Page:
Fig. 1. Schematic diagram of tetrahedral element nodes and vector edges
We use unstructured tetrahedral elements to discretize the simulation area. Fig. 1 shows a tetrahedral element with 4 nodes and 6 edges. Assume that the tangential component of the electric field on the edge is ${E}_{i}\left(i=1,...,6\right)$, and the direction of the tangential component of the electric field at the midpoint of the edge is consistent with the direction of the edge. The electric field at any point in the unit can be obtained by linear interpolation of the electric field on the 6 edges in the unit:
where ${N}_{i}$ it is a linear interpolation basis function. We use nédélec type vector basis functions:
where ${l}_{i}$ is the length of the $i$th side, ${L}_{i1}$, ${L}_{i2}$ are the starting points of the $i$th edge ${i}_{1}$ and the end ${i}_{2}$ the node basis function. Correct ${N}_{i}$ take the divergence, get $\nabla \cdot {N}_{i}=0$, that is, the nédélec-type vector basis function satisfies the condition of zero divergence [29].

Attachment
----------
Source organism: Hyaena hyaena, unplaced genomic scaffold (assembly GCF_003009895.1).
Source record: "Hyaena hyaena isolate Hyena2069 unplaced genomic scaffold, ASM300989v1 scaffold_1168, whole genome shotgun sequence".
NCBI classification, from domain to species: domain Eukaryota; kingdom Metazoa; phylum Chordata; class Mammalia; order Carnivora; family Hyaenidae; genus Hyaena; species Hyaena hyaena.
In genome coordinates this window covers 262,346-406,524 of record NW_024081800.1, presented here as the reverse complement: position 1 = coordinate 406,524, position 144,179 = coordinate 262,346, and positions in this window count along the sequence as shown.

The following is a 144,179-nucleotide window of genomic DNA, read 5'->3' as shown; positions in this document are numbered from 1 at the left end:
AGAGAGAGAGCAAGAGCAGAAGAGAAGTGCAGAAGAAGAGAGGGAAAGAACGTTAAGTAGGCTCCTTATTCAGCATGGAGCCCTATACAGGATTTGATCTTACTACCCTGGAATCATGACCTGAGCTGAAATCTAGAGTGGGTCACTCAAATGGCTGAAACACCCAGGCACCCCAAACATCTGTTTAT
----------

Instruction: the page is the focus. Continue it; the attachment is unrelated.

Substituting Eq. (7) into integral Eq. (5), and calculating the unit integral, we can get:
among them, $ne$ is the number of tetrahedral units:
Consider the variation $\delta {E}^{s}$ the arbitrariness of, the finite element linear equations can be obtained from Eq. (9), and the linear equations can be solved by the direct method to obtain the quadratic field, and then add to the primary field vector to obtain the total electromagnetic vibration spectrum field.
3. Adaptive mesh refinement algorithm based on posterior error estimation